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For Cameco's new CEO, patience is a priority

A tank with filled uranium solution is seen at Inkai uranium mine near Taikonur settlement in southern Kazakhstan June 5, 2010.

Shamil Zhumatov/Reuters/Shamil Zhumatov/Reuters

When Tim Gitzel takes over as chief executive officer at Cameco Corp. next week he will become more than just head of the world's largest publicly traded uranium company.

The 49-year-old Saskatoon-based executive will also be thrust into a leadership role in a global industry fighting to convince the world that nuclear energy is a clean, safe alternative despite the recent nuclear disaster in Japan.

He must also try to persuade investors that uranium - the price of which has fallen about 25 per cent since Japan's earthquake and ensuing nuclear crisis struck in March - is heading for a recovery. Even more pressing for Mr. Gitzel will be trying to stage a rebound in Cameco's stock, which has fallen nearly 40 per cent over the past three months.

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Overall, Mr. Gitzel has his work cut out for him as countries such as Germany, Switzerland and most recently Italy have vowed to phase out their nuclear energy programs as a result of pressure from citizens nervous about the potential for a nuclear meltdown in their own country.

More than 90 per cent of Italians voted in a referendum last week not to bring back nuclear power, a decision made days after the German government said it would discontinue using nuclear energy by 2022 and Switzerland said it would do the same by 2034.

In Japan, where nuclear energy has long been a national strategic priority, less than half of its 54 nuclear reactors are in operation since the disaster, and recent polls show a majority of citizens are becoming anti-nuclear.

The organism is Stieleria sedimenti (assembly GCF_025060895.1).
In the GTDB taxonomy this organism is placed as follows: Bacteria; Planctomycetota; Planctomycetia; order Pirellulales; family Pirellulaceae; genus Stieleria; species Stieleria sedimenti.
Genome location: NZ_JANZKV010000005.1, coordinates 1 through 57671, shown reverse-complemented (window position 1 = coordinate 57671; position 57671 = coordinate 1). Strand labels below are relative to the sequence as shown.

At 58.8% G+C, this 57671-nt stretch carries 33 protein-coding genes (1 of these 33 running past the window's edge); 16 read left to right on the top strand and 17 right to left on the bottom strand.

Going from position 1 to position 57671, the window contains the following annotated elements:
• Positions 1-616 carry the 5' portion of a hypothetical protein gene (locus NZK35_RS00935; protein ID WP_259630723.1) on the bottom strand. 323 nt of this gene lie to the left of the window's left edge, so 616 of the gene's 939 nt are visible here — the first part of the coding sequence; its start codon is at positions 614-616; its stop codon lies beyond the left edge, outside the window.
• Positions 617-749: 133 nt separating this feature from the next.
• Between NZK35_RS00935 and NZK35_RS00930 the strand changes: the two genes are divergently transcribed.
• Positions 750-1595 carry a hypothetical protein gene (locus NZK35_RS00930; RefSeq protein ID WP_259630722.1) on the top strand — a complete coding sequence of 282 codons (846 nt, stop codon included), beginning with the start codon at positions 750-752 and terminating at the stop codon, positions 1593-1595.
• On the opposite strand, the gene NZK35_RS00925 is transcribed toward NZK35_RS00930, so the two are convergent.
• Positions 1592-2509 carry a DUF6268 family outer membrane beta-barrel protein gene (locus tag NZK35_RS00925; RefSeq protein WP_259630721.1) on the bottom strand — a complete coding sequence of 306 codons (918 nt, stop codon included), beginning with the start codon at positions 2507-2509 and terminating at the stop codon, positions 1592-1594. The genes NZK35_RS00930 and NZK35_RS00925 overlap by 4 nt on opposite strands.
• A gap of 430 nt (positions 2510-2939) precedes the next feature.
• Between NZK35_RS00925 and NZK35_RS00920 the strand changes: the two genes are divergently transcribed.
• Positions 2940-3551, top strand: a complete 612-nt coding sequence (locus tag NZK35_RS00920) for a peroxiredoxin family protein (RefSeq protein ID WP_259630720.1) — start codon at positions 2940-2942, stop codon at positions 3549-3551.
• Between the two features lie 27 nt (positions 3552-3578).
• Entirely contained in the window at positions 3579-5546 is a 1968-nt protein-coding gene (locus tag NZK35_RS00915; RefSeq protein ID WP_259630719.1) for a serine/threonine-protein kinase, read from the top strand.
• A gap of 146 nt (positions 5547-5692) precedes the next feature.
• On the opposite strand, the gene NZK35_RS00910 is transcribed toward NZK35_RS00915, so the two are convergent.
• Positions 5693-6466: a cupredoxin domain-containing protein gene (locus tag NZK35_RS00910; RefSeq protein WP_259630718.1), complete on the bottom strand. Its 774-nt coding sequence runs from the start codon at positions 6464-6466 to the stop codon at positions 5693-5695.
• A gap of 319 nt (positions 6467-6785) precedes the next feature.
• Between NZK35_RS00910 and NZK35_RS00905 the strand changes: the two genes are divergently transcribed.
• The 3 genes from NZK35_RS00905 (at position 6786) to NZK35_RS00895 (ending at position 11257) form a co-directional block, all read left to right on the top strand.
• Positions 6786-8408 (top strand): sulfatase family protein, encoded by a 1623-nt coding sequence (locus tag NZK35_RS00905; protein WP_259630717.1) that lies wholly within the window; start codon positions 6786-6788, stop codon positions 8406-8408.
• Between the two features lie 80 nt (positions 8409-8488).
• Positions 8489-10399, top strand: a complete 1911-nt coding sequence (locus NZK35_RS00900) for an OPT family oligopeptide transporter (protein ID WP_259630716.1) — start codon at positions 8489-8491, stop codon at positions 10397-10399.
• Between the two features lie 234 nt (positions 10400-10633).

Mr. Gitzel's strategy isn't to fight that reaction. Instead, he appears to be practising patience and letting politics and emotions play out.

"The feelings are still fairly raw. To take any other decisions I think wouldn't be prudent for the government," Mr. Gitzel told investors on Tuesday, during a webcast presentation at the RBC Dominion Securities global mining conference in Toronto.

More time has to pass, he said, before people can better understand what happened at the Fukushima nuclear power plant, which melted down in mid-March, triggered by a devastating earthquake and tsunami. The Fukushima nuclear plant disaster is considered the second-largest ever after the Chernobyl in 1986.

Eventually, Mr. Gitzel believes some countries will have no choice but to revisit nuclear power plans to maintain climate change targets and meet their electricity needs.

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"And, quite frankly, what will you replace it with? … Over time, I think it will come back on," said Mr. Gitzel, Cameco's president who takes over as CEO from the retiring Jerry Grandey on July 1.

Meantime, Cameco will focus on nations where nuclear energy is still being pursued, particularly in rapidly growing countries such as India and China, which the company has already targeted.

Last summer, Cameco signed two separate agreements with Chinese companies to help reach its goal of doubling production to more than 40 million pounds per year by 2018.

About 16 per cent of world production of uranium today comes from Cameco's mines in Canada, the U.S. and Kazakhstan.

The company has no choice but to be optimistic on the future of nuclear energy given that its success is based entirely on increased demand, particularly after it sold its stake in Centerra Gold Inc. in late 2009.

With uranium's spot price continuing to slip to around $54 (U.S.) per pound currently, after climbing to about $70 earlier this year, analysts are also calling on investors to be patient with the sector.

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"We continue to expect that the uranium price should recover from the Fukushima disaster, albeit slowly," TD Securities analyst Greg Barnes said in a recent note.

Added RBC analyst Adam Schatzker at the his firm's conference on Tuesday: "The world cannot survive without clean nuclear power into the future."

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